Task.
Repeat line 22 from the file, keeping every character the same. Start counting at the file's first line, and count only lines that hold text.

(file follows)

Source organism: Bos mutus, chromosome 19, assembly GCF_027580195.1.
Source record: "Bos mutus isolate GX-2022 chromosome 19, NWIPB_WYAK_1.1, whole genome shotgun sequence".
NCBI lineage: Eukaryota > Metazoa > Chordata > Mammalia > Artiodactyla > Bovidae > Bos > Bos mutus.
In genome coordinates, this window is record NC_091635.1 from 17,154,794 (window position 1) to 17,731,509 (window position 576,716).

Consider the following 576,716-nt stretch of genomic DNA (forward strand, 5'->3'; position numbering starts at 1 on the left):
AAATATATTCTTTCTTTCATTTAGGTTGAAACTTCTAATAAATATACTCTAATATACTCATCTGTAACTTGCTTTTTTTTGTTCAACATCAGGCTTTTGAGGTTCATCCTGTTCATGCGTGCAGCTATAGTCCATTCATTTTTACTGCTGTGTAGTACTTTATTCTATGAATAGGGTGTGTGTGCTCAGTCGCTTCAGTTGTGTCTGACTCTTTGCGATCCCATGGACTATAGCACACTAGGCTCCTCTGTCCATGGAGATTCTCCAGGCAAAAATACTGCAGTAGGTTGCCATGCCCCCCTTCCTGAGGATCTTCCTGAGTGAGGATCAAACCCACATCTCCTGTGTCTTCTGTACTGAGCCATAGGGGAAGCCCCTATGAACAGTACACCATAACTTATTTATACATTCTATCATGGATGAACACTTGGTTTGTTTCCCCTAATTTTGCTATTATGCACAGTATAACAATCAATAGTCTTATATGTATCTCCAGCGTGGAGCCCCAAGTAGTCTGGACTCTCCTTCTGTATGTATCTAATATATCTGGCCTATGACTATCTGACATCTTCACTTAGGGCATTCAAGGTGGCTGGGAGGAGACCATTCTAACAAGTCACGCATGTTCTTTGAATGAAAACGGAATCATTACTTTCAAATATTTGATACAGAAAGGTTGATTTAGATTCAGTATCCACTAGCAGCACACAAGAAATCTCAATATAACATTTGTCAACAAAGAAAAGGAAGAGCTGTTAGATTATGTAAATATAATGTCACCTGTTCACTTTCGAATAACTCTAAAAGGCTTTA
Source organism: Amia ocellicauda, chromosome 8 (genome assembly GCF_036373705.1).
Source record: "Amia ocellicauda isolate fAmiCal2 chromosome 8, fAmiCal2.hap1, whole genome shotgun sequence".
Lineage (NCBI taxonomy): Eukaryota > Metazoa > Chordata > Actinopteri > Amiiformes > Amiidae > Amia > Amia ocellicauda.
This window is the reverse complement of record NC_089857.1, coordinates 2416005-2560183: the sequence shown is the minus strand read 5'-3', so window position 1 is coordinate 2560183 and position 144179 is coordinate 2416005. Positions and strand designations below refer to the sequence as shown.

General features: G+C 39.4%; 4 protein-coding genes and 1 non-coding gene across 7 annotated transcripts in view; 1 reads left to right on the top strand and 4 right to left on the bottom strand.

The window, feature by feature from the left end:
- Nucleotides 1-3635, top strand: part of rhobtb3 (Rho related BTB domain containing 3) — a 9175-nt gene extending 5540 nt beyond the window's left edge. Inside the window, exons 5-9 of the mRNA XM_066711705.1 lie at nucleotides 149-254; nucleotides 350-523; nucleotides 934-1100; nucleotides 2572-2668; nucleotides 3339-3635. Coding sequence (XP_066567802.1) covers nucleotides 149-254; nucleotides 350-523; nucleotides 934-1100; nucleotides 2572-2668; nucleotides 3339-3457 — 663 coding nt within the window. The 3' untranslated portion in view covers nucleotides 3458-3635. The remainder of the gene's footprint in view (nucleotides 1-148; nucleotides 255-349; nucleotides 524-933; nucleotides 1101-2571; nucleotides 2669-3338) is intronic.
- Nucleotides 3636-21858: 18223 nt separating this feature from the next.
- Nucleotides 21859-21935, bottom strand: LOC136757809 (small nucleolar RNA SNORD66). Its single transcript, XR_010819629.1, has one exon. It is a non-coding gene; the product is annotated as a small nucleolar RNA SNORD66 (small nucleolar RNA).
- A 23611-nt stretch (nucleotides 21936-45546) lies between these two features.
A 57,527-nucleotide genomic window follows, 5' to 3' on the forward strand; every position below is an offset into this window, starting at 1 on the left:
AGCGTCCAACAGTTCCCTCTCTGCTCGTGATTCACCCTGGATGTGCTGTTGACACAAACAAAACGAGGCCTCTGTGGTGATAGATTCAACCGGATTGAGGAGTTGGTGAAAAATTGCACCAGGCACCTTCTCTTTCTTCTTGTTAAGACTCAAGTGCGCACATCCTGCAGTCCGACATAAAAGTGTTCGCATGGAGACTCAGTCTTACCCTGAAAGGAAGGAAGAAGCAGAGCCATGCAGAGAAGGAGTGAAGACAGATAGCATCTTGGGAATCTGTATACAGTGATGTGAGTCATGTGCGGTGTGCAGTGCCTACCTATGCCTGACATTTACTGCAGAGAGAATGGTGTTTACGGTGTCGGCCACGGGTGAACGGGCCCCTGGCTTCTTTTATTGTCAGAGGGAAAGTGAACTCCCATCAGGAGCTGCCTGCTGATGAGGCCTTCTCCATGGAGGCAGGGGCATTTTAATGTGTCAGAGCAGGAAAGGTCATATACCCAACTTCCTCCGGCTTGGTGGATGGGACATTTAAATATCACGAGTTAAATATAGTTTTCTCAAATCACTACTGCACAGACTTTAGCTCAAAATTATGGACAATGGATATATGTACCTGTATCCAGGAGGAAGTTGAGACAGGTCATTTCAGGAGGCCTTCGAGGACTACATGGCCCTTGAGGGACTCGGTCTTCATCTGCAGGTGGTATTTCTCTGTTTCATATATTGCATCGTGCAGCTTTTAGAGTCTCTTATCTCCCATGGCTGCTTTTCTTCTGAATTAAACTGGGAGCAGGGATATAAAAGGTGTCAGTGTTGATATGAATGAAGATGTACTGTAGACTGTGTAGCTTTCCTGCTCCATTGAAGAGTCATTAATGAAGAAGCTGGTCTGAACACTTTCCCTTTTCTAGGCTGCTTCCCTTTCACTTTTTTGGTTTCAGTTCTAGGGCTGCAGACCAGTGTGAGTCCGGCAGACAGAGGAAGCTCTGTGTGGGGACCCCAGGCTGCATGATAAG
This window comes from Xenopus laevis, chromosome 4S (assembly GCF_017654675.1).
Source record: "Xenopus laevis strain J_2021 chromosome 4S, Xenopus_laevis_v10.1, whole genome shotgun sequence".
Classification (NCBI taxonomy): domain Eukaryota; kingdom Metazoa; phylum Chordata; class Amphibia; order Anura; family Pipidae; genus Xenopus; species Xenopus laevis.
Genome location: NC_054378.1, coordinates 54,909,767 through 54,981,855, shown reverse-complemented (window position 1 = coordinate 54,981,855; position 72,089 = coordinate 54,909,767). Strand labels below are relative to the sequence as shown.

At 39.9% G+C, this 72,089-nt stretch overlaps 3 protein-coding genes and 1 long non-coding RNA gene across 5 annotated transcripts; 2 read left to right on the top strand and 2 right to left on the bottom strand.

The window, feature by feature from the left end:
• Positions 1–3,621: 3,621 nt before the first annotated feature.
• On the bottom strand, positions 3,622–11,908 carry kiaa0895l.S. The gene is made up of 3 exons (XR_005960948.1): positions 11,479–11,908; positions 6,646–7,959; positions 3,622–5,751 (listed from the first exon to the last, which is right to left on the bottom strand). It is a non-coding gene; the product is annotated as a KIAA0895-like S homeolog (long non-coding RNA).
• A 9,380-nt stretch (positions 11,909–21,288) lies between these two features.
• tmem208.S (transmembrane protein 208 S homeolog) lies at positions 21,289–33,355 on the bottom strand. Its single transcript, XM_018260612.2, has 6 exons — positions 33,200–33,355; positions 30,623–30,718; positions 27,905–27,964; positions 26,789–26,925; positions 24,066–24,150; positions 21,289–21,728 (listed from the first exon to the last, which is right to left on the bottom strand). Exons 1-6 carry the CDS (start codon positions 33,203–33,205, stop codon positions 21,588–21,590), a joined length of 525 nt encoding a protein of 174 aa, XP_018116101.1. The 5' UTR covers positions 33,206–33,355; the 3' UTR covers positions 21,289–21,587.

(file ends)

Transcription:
Genome location: NC_054378.1, coordinates 54,909,767 through 54,981,855, shown reverse-complemented (window position 1 = coordinate 54,981,855; position 72,089 = coordinate 54,909,767). Strand labels below are relative to the sequence as shown.